OWASP and mainframe articles for Enterprise.nxt Insights did quite well
I’m #1! Well, actually #4 and #7. During 2017, I wrote several article for Hewlett Packard Enterprise’s online magazine, Enterprise.nxt Insights, and two of them were quite successful – named as #4 and #7 in the site’s list of Top 10 Articles for 2017.
Article #7 was, “4 lessons for modern software developers from 1970s mainframe programing.” Based entirely on my own experiences, the article began,
Eight megabytes of memory is plenty. Or so we believed back in the late 1970s. Our mainframe programs usually ran in 8 MB virtual machines (VMs) that had to contain the program, shared libraries, and working storage. Though these days, you might liken those VMs more to containers, since the timesharing operating system didn’t occupy VM space. In fact, users couldn’t see the OS at all.
In that mainframe environment, we programmers learned how to be parsimonious with computing resources, which were expensive, limited, and not always available on demand. We learned how to minimize the costs of computation, develop headless applications, optimize code up front, and design for zero defects. If the very first compilation and execution of a program failed, I was seriously angry with myself.
Please join me on a walk down memory lane as I revisit four lessons I learned while programming mainframes and teaching mainframe programming in the era of Watergate, disco on vinyl records, and Star Wars—and which remain relevant today.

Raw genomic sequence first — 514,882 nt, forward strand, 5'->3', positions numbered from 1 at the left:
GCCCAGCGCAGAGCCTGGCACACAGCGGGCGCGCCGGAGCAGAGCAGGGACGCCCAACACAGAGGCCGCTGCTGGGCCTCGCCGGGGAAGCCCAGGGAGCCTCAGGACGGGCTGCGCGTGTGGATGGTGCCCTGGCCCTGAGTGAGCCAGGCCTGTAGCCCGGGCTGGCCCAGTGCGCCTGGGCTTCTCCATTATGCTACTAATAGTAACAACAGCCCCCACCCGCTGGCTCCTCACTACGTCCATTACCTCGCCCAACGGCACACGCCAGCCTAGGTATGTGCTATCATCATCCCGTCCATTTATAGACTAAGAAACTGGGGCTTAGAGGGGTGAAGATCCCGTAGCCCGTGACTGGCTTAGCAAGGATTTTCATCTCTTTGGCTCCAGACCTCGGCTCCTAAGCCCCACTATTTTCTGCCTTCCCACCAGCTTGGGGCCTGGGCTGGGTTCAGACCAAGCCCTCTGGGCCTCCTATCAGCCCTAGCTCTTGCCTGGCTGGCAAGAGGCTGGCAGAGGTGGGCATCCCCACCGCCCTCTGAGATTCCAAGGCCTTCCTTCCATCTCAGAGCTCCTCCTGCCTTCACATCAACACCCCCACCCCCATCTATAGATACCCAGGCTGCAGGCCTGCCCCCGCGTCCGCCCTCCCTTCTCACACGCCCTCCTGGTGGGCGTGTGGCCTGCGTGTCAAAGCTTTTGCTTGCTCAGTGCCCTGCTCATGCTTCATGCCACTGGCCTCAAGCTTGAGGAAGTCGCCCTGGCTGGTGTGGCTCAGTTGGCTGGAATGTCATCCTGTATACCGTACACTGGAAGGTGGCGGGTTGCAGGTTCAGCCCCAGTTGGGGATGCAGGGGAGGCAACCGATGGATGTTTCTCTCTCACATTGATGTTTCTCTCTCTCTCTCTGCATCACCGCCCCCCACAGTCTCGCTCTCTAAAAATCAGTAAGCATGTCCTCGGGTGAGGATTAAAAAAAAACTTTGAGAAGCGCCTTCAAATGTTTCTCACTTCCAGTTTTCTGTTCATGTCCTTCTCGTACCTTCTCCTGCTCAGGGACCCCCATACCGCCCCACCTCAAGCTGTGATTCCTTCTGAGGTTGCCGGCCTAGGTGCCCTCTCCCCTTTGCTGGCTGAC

Article #4 was, “The OWASP Top 10 is killing me, and killing you!” It began,
Software developers and testers must be sick of hearing security nuts rant, “Beware SQL injection! Monitor for cross-site scripting! Watch for hijacked session credentials!” I suspect the developers tune us out. Why? Because we’ve been raving about the same defects for most of their careers. Truth is, though, the same set of major security vulnerabilities persists year after year, decade after decade.
The industry has generated newer tools, better testing suites, Agile methodologies, and other advances in writing and testing software. Despite all that, coders keep making the same dumb mistakes, peer reviews keep missing those mistakes, test tools fail to catch those mistakes, and hackers keep finding ways to exploit those mistakes.
One way to see the repeat offenders is to look at the OWASP Top 10, a sometimes controversial ranking of the 10 primary vulnerabilities, published every three or four years by the Open Web Application Security Project.
The OWASP Top 10 list is not controversial because it’s flawed. Rather, some believe that the list is too limited. By focusing only on the top 10 web code vulnerabilities, they assert, it causes neglect for the long tail. What’s more, there’s often jockeying in the OWASP community about the Top 10 ranking and whether the 11th or 12th belong in the list instead of something else. There’s merit to those arguments, but for now, the OWASP Top 10 is an excellent common ground for discussing security-aware coding and testing practices.
Click the links (or pictures) above and enjoy the articles! And kudos to my prolific friend Steven J. Vaughan-Nichols, whose articles took the #3, #2 and #1 slots. He’s good. Damn good.